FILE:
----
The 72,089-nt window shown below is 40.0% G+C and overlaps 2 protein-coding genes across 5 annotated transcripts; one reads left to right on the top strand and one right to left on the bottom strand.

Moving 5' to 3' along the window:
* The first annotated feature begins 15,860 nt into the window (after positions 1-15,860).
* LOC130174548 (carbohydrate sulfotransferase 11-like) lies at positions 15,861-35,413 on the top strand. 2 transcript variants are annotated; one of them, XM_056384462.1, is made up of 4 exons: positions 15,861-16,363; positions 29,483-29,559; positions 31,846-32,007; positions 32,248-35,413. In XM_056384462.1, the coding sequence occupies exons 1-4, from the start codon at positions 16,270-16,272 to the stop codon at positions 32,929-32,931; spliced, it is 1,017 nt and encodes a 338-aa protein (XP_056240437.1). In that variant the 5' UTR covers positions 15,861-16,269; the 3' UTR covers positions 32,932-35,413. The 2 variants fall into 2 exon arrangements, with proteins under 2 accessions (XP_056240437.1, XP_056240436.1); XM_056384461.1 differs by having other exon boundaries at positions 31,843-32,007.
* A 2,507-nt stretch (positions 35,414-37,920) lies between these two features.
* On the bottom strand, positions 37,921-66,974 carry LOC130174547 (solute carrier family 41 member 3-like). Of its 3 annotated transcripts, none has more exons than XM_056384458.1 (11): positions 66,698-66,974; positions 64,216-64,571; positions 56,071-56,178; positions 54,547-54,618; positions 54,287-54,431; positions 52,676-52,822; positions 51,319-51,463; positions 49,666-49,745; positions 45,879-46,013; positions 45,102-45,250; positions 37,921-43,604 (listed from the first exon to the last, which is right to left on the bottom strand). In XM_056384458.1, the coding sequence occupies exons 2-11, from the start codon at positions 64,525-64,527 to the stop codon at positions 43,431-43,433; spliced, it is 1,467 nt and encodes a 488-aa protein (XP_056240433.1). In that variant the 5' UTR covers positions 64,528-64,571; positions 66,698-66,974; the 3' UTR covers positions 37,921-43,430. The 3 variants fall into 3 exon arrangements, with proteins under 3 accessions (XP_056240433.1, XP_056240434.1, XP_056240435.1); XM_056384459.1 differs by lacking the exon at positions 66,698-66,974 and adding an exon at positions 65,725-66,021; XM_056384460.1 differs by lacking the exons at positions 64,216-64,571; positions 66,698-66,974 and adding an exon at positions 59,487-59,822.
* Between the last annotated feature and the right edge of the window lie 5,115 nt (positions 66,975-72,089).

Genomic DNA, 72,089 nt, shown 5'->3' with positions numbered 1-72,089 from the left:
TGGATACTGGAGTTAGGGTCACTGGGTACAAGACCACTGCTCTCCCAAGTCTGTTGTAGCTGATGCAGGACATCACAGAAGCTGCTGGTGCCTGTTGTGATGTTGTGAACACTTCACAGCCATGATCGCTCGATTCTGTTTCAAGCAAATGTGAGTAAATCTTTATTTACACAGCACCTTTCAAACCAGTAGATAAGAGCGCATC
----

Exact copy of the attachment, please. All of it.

The 72,089-nt window shown below is 40.0% G+C and overlaps 2 protein-coding genes across 5 annotated transcripts; one reads left to right on the top strand and one right to left on the bottom strand.

Moving 5' to 3' along the window:
* The first annotated feature begins 15,860 nt into the window (after positions 1-15,860).
* LOC130174548 (carbohydrate sulfotransferase 11-like) lies at positions 15,861-35,413 on the top strand. 2 transcript variants are annotated; one of them, XM_056384462.1, is made up of 4 exons: positions 15,861-16,363; positions 29,483-29,559; positions 31,846-32,007; positions 32,248-35,413. In XM_056384462.1, the coding sequence occupies exons 1-4, from the start codon at positions 16,270-16,272 to the stop codon at positions 32,929-32,931; spliced, it is 1,017 nt and encodes a 338-aa protein (XP_056240437.1). In that variant the 5' UTR covers positions 15,861-16,269; the 3' UTR covers positions 32,932-35,413. The 2 variants fall into 2 exon arrangements, with proteins under 2 accessions (XP_056240437.1, XP_056240436.1); XM_056384461.1 differs by having other exon boundaries at positions 31,843-32,007.
* A 2,507-nt stretch (positions 35,414-37,920) lies between these two features.
* On the bottom strand, positions 37,921-66,974 carry LOC130174547 (solute carrier family 41 member 3-like). Of its 3 annotated transcripts, none has more exons than XM_056384458.1 (11): positions 66,698-66,974; positions 64,216-64,571; positions 56,071-56,178; positions 54,547-54,618; positions 54,287-54,431; positions 52,676-52,822; positions 51,319-51,463; positions 49,666-49,745; positions 45,879-46,013; positions 45,102-45,250; positions 37,921-43,604 (listed from the first exon to the last, which is right to left on the bottom strand). In XM_056384458.1, the coding sequence occupies exons 2-11, from the start codon at positions 64,525-64,527 to the stop codon at positions 43,431-43,433; spliced, it is 1,467 nt and encodes a 488-aa protein (XP_056240433.1). In that variant the 5' UTR covers positions 64,528-64,571; positions 66,698-66,974; the 3' UTR covers positions 37,921-43,430. The 3 variants fall into 3 exon arrangements, with proteins under 3 accessions (XP_056240433.1, XP_056240434.1, XP_056240435.1); XM_056384459.1 differs by lacking the exon at positions 66,698-66,974 and adding an exon at positions 65,725-66,021; XM_056384460.1 differs by lacking the exons at positions 64,216-64,571; positions 66,698-66,974 and adding an exon at positions 59,487-59,822.
* Between the last annotated feature and the right edge of the window lie 5,115 nt (positions 66,975-72,089).

Genomic DNA, 72,089 nt, shown 5'->3' with positions numbered 1-72,089 from the left:
TGGATACTGGAGTTAGGGTCACTGGGTACAAGACCACTGCTCTCCCAAGTCTGTTGTAGCTGATGCAGGACATCACAGAAGCTGCTGGTGCCTGTTGTGATGTTGTGAACACTTCACAGCCATGATCGCTCGATTCTGTTTCAAGCAAATGTGAGTAAATCTTTATTTACACAGCACCTTTCAAACCAGTAGATAAGAGCGCATC